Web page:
It is comforting having friends in the house. I know that if I'm eaten by wild dogs, someone will figure it out pretty quickly. There are always people around who have my back - simply by virtue of standing behind me. And you know those friends you never see because you're too busy doing laundry? Laundry day is when we see the most of our friends.

I understand that this isn't for everybody, but my recommendation is you build a yurt on your roof and ask some friends to move in. You may really like it.

For the record, I felt this way even before the Upstairs Neighbor left a chocolate oyster on my diningroom table on her way to work.

Monday, October 17, 2011

High Security

Do you lock your car?

I admitted to a friend the other day that I feel guilty when I lock my car. It's like announcing that I don't trust my neighbors for beans. Granted, it's not my actual neighborhood neighbors I'm talking about. I never lock my car at home because a) I kinda hope someone steals everything out of it and then details it, and b) I am lazy. It's when I'm in a parking lot - say, in front of my favorite coffee shop - and I have my laptop in the front seat so I know I should lock it but....

But I don't like telling people I don't trust them.

So I walk away from the car and lock it with the remote - being very careful not to let it beep.

And then when I come back to my car I surreptitiously unlock the car from a few feet away so I can open it and hop in like it was never locked. If I forget and try opening the door, I cover by giving the car my best "who locked my car?" look.

I only admit this to you because it turns out I'm not alone.

The friend I mentioned it to feels the same way about not wanting to offend his fellow townspeople.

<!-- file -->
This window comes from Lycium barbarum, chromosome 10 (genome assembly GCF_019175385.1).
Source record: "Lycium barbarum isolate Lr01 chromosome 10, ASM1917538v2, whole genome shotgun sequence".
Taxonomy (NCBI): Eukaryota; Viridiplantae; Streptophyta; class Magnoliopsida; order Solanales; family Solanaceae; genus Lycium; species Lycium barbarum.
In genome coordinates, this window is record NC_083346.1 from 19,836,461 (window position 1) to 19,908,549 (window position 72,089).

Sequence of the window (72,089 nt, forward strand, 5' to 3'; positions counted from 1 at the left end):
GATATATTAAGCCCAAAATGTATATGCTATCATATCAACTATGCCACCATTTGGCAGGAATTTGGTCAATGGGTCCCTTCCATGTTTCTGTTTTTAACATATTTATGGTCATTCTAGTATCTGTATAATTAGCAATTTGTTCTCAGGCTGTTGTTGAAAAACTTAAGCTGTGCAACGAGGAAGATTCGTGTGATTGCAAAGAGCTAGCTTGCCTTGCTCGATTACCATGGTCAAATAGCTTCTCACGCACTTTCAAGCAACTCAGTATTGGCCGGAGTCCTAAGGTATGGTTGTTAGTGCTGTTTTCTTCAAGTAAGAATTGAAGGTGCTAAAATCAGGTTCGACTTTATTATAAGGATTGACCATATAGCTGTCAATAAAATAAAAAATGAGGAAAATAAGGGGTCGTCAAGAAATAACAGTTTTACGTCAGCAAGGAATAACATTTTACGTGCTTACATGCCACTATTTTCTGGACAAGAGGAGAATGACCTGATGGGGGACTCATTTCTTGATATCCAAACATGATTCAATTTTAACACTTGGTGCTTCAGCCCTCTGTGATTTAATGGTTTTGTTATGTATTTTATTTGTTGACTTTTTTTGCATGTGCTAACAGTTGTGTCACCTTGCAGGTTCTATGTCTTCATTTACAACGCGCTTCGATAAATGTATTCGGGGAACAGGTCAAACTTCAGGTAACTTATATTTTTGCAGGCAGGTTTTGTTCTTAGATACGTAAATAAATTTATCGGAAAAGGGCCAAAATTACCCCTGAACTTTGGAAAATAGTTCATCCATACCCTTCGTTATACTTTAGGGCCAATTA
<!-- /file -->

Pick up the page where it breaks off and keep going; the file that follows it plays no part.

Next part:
We live in a small fishing town. Can you imagine locking your car in Mayberry? I can just see Aunt Bea frowning at someone whose car alarm was going off. "Not very neighborly," she would say.

I wonder if it's the people who are not from here who pull up next to me and alarm their car before going into the post office. I wonder how many of the other cars are unlocked, with keys in the ignition.

Not only do we trust our neighbors, we all drive cars no one wants.

And we all secretly hope that someone will throw away all the empty coffee cups while we're in the post office.

In my friends' towns, people don't look at you weird when you set your car alarm. Conversely, they would think you were a moron for leaving your laptop on the front seat of your car - locked or not. And they're probably right.

Maybe there's a bit of a New England thing mixed in with the Mayberry Factor. It is Not Right to presume that you have something that someone else doesn't have and would want. To presume that would be to admit a Failure of Thrift.

Which is very un-New Englandy.

But when I forget I've locked my car in front of the coffee shop, I end up spilling half my coffee as I struggle for the lock. That spilled coffee adds up. So basically it's six one way, half-dozen the other.

Which is why I don't lock my car.

Saturday, October 15, 2011

Moving on.

I quit my job.

Just one of them, but still. I quit.

Here's what happened. I worked and worked and worked and then I had babies and when I went back to work I did it part time - you know, for the babies - and I figured as long as I was working part time I would try writing more as part of my work.

Which worked, but not enough. So when a new client came along that was really pretty dreamy in every possible way, I said yes. And it's been great.


I missed writing.

So I quit the job. And here we are.

Today is Day One After The Last Day At Work. I have submitted a column.

The thing about writing is that once you start, it's hard to stop. So I've sent my column and - I hope you don't feel used - I can't simmer down.

There are only so many facebook updates I can post without looking desperate. That's what blogs are for. I don't worry about not looking desperate here. It's kind of a given.

Besides all that, I've missed you. Can we be friends again?

Will you come help me fold all this laundry?

your highly caffeinated friend,